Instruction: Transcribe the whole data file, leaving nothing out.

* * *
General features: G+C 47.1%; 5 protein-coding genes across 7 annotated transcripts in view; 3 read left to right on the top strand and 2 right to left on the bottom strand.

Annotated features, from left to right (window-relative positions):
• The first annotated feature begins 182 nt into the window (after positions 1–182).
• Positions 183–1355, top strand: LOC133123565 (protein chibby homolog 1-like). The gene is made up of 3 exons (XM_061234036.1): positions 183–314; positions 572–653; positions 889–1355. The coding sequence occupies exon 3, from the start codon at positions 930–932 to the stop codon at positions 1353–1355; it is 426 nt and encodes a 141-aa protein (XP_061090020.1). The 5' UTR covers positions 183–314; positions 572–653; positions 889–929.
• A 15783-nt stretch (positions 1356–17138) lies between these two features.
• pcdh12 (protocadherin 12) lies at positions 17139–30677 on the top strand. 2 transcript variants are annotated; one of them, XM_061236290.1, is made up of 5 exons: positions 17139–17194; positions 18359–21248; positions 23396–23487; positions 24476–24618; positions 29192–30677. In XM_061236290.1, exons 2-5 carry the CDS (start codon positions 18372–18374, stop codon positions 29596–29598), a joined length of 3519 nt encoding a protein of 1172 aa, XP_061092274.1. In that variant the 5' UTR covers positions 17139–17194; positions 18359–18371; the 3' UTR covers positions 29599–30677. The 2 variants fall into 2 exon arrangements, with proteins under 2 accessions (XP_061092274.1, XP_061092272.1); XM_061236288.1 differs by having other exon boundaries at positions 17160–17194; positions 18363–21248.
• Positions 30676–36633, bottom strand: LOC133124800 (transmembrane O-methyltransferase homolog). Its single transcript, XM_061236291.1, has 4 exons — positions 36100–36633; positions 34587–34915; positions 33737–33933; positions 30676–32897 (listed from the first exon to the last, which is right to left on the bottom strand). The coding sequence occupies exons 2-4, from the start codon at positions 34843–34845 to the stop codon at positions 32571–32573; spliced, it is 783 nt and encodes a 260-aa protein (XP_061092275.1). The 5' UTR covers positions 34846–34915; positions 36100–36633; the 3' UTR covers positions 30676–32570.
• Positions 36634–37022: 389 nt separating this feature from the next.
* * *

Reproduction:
General features: G+C 47.1%; 5 protein-coding genes across 7 annotated transcripts in view; 3 read left to right on the top strand and 2 right to left on the bottom strand.

Annotated features, from left to right (window-relative positions):
• The first annotated feature begins 182 nt into the window (after positions 1–182).
• Positions 183–1355, top strand: LOC133123565 (protein chibby homolog 1-like). The gene is made up of 3 exons (XM_061234036.1): positions 183–314; positions 572–653; positions 889–1355. The coding sequence occupies exon 3, from the start codon at positions 930–932 to the stop codon at positions 1353–1355; it is 426 nt and encodes a 141-aa protein (XP_061090020.1). The 5' UTR covers positions 183–314; positions 572–653; positions 889–929.
• A 15783-nt stretch (positions 1356–17138) lies between these two features.
• pcdh12 (protocadherin 12) lies at positions 17139–30677 on the top strand. 2 transcript variants are annotated; one of them, XM_061236290.1, is made up of 5 exons: positions 17139–17194; positions 18359–21248; positions 23396–23487; positions 24476–24618; positions 29192–30677. In XM_061236290.1, exons 2-5 carry the CDS (start codon positions 18372–18374, stop codon positions 29596–29598), a joined length of 3519 nt encoding a protein of 1172 aa, XP_061092274.1. In that variant the 5' UTR covers positions 17139–17194; positions 18359–18371; the 3' UTR covers positions 29599–30677. The 2 variants fall into 2 exon arrangements, with proteins under 2 accessions (XP_061092274.1, XP_061092272.1); XM_061236288.1 differs by having other exon boundaries at positions 17160–17194; positions 18363–21248.
• Positions 30676–36633, bottom strand: LOC133124800 (transmembrane O-methyltransferase homolog). Its single transcript, XM_061236291.1, has 4 exons — positions 36100–36633; positions 34587–34915; positions 33737–33933; positions 30676–32897 (listed from the first exon to the last, which is right to left on the bottom strand). The coding sequence occupies exons 2-4, from the start codon at positions 34843–34845 to the stop codon at positions 32571–32573; spliced, it is 783 nt and encodes a 260-aa protein (XP_061092275.1). The 5' UTR covers positions 34846–34915; positions 36100–36633; the 3' UTR covers positions 30676–32570.
• Positions 36634–37022: 389 nt separating this feature from the next.